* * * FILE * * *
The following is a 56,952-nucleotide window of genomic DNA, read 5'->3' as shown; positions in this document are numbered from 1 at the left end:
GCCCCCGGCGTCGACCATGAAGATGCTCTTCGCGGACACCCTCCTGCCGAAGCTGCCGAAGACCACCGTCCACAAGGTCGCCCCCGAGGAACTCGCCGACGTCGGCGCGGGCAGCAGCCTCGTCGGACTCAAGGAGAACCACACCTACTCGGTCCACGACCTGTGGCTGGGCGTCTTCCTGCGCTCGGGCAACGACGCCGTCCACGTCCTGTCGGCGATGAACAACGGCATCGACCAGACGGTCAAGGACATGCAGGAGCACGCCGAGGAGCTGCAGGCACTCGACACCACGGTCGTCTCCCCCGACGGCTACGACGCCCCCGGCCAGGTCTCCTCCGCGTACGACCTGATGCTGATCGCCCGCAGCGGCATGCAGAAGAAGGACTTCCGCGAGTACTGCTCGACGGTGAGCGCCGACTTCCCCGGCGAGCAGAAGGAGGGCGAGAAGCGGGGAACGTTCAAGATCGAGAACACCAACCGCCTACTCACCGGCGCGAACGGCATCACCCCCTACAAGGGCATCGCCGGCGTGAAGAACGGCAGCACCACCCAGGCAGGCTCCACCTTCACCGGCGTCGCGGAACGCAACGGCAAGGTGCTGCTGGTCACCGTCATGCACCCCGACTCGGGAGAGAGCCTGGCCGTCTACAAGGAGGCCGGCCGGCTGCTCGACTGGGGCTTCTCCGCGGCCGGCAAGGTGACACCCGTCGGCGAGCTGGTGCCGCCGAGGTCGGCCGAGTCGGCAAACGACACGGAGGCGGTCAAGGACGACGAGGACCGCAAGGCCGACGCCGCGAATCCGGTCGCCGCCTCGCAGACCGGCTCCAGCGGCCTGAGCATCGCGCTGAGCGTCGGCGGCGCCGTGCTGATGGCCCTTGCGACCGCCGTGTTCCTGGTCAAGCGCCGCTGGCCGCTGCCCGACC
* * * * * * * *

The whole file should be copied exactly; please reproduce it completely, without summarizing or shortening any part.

The following is a 56,952-nucleotide window of genomic DNA, read 5'->3' as shown; positions in this document are numbered from 1 at the left end:
GCCCCCGGCGTCGACCATGAAGATGCTCTTCGCGGACACCCTCCTGCCGAAGCTGCCGAAGACCACCGTCCACAAGGTCGCCCCCGAGGAACTCGCCGACGTCGGCGCGGGCAGCAGCCTCGTCGGACTCAAGGAGAACCACACCTACTCGGTCCACGACCTGTGGCTGGGCGTCTTCCTGCGCTCGGGCAACGACGCCGTCCACGTCCTGTCGGCGATGAACAACGGCATCGACCAGACGGTCAAGGACATGCAGGAGCACGCCGAGGAGCTGCAGGCACTCGACACCACGGTCGTCTCCCCCGACGGCTACGACGCCCCCGGCCAGGTCTCCTCCGCGTACGACCTGATGCTGATCGCCCGCAGCGGCATGCAGAAGAAGGACTTCCGCGAGTACTGCTCGACGGTGAGCGCCGACTTCCCCGGCGAGCAGAAGGAGGGCGAGAAGCGGGGAACGTTCAAGATCGAGAACACCAACCGCCTACTCACCGGCGCGAACGGCATCACCCCCTACAAGGGCATCGCCGGCGTGAAGAACGGCAGCACCACCCAGGCAGGCTCCACCTTCACCGGCGTCGCGGAACGCAACGGCAAGGTGCTGCTGGTCACCGTCATGCACCCCGACTCGGGAGAGAGCCTGGCCGTCTACAAGGAGGCCGGCCGGCTGCTCGACTGGGGCTTCTCCGCGGCCGGCAAGGTGACACCCGTCGGCGAGCTGGTGCCGCCGAGGTCGGCCGAGTCGGCAAACGACACGGAGGCGGTCAAGGACGACGAGGACCGCAAGGCCGACGCCGCGAATCCGGTCGCCGCCTCGCAGACCGGCTCCAGCGGCCTGAGCATCGCGCTGAGCGTCGGCGGCGCCGTGCTGATGGCCCTTGCGACCGCCGTGTTCCTGGTCAAGCGCCGCTGGCCGCTGCCCGACC